Live Review from Wild Boar Music Festival 野豬音樂節:
3. Let’s Do The Lockdown
4. Judge of Me
5. Roaring 20s
The six-piece swagger filled funk-rock band plays third in the night, giving everyone a smooth mid-evening dance party. With band members and influence from all across the world, Funkee Tung is the self-proclaimed ‘Hong Kong’s premier funk band’. They’ve played previously at the Wanch and at other Underground shows to great feedback and while it was a great time, I found it more chill than exciting and spent most of my time tapping my foot while laid back with a beer and tater tots.
Seems like most of the audience agreed; during the first song Swaggerbones, singer Alan Francis asked the audience to rise…but very few did. Why though? They weren’t bad. They had funk, they had swing, they had rhythm. In my opinion, they were too perfect. Such was the case with Swaggerbones which felt so perfect that certain parts of their performance felt over-rehearsed and so at times lost soul. This was despite the song actually being quite a good rockout!
A highlight of the night was a performance of their newest single Let’s do the Lockdown (another reviewer sitting with me cringed at the name, but I thought it was pretty cool). Much like Swaggerbones, I felt the overall vibe to be a bit off but that the song itself and its performance to be pretty much top notch. On their social media, they marketed the song to be ‘epic sax solos’ and ‘awkward dancing’. Check on both points! And to top it off, great tongue in cheek humour from the lyrics (oh my, oh my we’re all gonna die!) performed with Alan’s brilliantly charismatic facial expressions which really tell you how no one’s going to die and we should all get outside and enjoy the rest of the music festival.
Their later songs picked up the pace, and by that I mean slowed down till everything matched. Alan Francis has a great singing voice; it’s smooth and melodic, suited brilliantly to soulful ballads such as Judge of Me, a beautiful, emotional song with sax duets and George Harrison style guitar solos. Personally one of my highlights, not only for their performance, but the whole evening.
All in all, I found Funkee Tung to be a musically strong band with pretty good stage presence. Their songs were pretty catchy, but I find the recordings a little more ‘full’ than their stage performance. The stage wasn’t commanded as much as I had hoped from a ‘premier funk band’, but it was a damn good time.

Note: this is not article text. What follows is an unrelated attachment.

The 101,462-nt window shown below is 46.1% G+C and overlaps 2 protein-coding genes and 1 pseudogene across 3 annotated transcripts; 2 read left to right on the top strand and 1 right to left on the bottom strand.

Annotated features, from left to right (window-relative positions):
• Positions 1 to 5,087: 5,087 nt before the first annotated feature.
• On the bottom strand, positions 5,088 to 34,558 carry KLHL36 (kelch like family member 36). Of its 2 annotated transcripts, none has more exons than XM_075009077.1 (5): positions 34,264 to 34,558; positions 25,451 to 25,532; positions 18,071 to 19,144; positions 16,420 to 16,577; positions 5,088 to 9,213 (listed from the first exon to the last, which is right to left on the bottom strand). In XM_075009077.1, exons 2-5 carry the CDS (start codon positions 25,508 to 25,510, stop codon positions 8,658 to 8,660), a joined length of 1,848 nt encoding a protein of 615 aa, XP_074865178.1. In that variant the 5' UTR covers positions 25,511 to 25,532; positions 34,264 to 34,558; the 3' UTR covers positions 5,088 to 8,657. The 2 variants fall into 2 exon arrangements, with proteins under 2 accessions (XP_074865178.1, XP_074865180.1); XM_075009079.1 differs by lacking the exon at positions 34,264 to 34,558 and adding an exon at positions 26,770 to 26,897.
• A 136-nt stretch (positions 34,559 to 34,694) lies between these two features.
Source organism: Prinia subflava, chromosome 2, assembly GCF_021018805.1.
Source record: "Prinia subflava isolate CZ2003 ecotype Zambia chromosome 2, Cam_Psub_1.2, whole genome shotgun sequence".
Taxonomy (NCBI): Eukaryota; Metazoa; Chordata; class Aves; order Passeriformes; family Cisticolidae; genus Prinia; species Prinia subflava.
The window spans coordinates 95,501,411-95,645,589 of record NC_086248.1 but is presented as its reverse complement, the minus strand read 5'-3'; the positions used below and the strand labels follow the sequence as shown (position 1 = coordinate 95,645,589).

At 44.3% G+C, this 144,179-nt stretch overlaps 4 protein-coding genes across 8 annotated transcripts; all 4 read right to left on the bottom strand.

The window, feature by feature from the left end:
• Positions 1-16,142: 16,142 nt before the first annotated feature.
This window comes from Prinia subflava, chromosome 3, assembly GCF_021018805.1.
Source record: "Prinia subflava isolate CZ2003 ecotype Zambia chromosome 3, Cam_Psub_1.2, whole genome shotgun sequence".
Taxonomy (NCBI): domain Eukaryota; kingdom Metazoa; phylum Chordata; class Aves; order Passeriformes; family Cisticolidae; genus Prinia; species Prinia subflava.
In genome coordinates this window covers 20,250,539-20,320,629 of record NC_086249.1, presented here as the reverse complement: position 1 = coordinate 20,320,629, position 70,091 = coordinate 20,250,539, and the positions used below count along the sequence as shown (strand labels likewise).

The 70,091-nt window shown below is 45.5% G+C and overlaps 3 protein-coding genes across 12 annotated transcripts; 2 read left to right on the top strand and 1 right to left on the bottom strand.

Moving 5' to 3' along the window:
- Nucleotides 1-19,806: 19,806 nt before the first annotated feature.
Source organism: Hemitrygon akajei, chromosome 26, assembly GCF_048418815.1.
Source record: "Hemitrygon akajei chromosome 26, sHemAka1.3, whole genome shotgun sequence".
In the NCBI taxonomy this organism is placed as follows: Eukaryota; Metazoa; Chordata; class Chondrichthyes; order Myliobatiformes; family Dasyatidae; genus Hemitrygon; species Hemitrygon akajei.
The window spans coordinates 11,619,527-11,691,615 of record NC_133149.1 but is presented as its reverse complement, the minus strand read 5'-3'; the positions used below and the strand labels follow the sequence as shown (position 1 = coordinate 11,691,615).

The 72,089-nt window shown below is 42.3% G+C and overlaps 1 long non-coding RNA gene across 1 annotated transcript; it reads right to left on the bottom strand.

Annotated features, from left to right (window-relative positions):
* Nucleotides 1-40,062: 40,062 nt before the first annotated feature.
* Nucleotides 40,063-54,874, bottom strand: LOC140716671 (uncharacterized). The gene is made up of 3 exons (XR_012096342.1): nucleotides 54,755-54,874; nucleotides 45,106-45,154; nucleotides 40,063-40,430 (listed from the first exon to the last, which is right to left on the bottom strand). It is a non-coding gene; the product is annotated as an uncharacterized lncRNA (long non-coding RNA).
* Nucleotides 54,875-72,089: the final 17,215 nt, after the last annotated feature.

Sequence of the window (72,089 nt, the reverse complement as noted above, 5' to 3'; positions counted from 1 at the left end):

– Cyril Ma
Live Review from Funk Ska Nation:
1. Use Me (Cover)
5. Dragon Eyed Girl
6. Judge of Me
7. Let’s do the Lockdown
8. Disco Fantasy
Encore: Sundown Years
Tapped for the show in the nick of time, swing rock troupe Funkee Tung kicked Funk Ska Nation off with a hell of a bang. Boasting two saxophone players, guitarists, drummer, and bassist- who was sadly tucked way in the back, hidden by his amp for safety and sound purposes I take it- Funkee Tung’s six-man-strong outfit had the crowd up and grooving in minutes.
(Something has to be said about their commitment to the facemask rule imposed by the government; if saxophone players can wear masks over their noses, we can all wear our masks on the MTR!)
Opening with a cover song, Use Me introduced us to the hallmarks of Funkee Tung- namely, loud, funky basslines, smooth crooning vocals, and sexy guitar licks which channel midcentury American radio jams. Hot on its heels, Swaggerbones was a masterclass in running a tight onstage ship. From guitar solos to the beautiful sax harmonies, this number’s technical precision was unmistakable.
Warwolf, with its swaggering rockabilly vibes, proved a suitable dance break for two gents in the crowd who couldn’t wait for the lengthy musical interlude. It proved an ample warmup for the ridiculously catchy Bodyshot, punctuated by almost conversational saxophone melodies. Vocalist and rhythm guitarist Alan Francis was definitely feeling the heat (or just really spitting those words out), as he took an opportunity to call out for his backup mask as they wrapped the song. Now that’s dedication.
Dragon Eyed Girl continued the party, brimming to the teeth with smooth sax and winding guitars to soothe the funk rockers in the house. Things were pared back a notch with Judge of Me, its slower tempo allowing for a beautiful buildup which lands perfectly when that crescendo hits. A funk rock power ballad of sorts, this performance was the proverbial jewel in Funkee Tung’s crown that night.
Let’s do the Lockdown puts the guitars in the crosshairs, delivering some funk rock rhythms with a mellow 80s touch that perfectly blends the modern and the nostalgic. Our journey to simpler times- or perhaps just different ones- continued with Disco Fantasy, with thrumming bass and saxophones acting as a foil to the vocals, punching in on the offbeat as if in reply.
Speakeasy would have made a formidable closing number- funky, cheeky, loud, and showcasing the best of all members of the sextet. However, Sundown Years with its relaxed, chilled out musicality, is the equivalent of a cold beer on a warm summer night: the perfect palate cleanser to bookend a fantastic forty minutes of music.